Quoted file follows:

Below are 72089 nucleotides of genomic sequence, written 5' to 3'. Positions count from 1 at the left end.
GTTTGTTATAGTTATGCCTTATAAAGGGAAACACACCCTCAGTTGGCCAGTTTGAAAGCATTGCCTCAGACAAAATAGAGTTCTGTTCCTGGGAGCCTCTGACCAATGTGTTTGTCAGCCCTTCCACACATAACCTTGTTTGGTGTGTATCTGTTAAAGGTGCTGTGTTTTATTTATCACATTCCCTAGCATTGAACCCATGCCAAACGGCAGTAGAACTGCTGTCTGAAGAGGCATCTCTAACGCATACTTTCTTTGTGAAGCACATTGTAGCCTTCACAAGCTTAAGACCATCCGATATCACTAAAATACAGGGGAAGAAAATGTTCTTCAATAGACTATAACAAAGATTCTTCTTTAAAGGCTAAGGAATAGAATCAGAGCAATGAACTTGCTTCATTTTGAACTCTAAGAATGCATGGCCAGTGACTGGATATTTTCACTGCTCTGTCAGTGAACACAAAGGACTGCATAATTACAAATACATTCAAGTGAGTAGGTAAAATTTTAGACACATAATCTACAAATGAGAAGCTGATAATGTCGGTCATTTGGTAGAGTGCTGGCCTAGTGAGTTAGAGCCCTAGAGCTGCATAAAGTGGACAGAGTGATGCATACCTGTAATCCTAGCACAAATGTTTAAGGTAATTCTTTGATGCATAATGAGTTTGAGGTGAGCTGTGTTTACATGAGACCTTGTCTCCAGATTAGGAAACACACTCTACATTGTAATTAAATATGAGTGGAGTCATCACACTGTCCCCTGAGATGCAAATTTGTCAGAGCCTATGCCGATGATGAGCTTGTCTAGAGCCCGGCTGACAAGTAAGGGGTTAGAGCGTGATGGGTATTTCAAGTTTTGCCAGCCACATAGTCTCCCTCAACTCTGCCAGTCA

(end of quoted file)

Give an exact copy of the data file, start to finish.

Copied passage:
Below are 72089 nucleotides of genomic sequence, written 5' to 3'. Positions count from 1 at the left end.
GTTTGTTATAGTTATGCCTTATAAAGGGAAACACACCCTCAGTTGGCCAGTTTGAAAGCATTGCCTCAGACAAAATAGAGTTCTGTTCCTGGGAGCCTCTGACCAATGTGTTTGTCAGCCCTTCCACACATAACCTTGTTTGGTGTGTATCTGTTAAAGGTGCTGTGTTTTATTTATCACATTCCCTAGCATTGAACCCATGCCAAACGGCAGTAGAACTGCTGTCTGAAGAGGCATCTCTAACGCATACTTTCTTTGTGAAGCACATTGTAGCCTTCACAAGCTTAAGACCATCCGATATCACTAAAATACAGGGGAAGAAAATGTTCTTCAATAGACTATAACAAAGATTCTTCTTTAAAGGCTAAGGAATAGAATCAGAGCAATGAACTTGCTTCATTTTGAACTCTAAGAATGCATGGCCAGTGACTGGATATTTTCACTGCTCTGTCAGTGAACACAAAGGACTGCATAATTACAAATACATTCAAGTGAGTAGGTAAAATTTTAGACACATAATCTACAAATGAGAAGCTGATAATGTCGGTCATTTGGTAGAGTGCTGGCCTAGTGAGTTAGAGCCCTAGAGCTGCATAAAGTGGACAGAGTGATGCATACCTGTAATCCTAGCACAAATGTTTAAGGTAATTCTTTGATGCATAATGAGTTTGAGGTGAGCTGTGTTTACATGAGACCTTGTCTCCAGATTAGGAAACACACTCTACATTGTAATTAAATATGAGTGGAGTCATCACACTGTCCCCTGAGATGCAAATTTGTCAGAGCCTATGCCGATGATGAGCTTGTCTAGAGCCCGGCTGACAAGTAAGGGGTTAGAGCGTGATGGGTATTTCAAGTTTTGCCAGCCACATAGTCTCCCTCAACTCTGCCAGTCA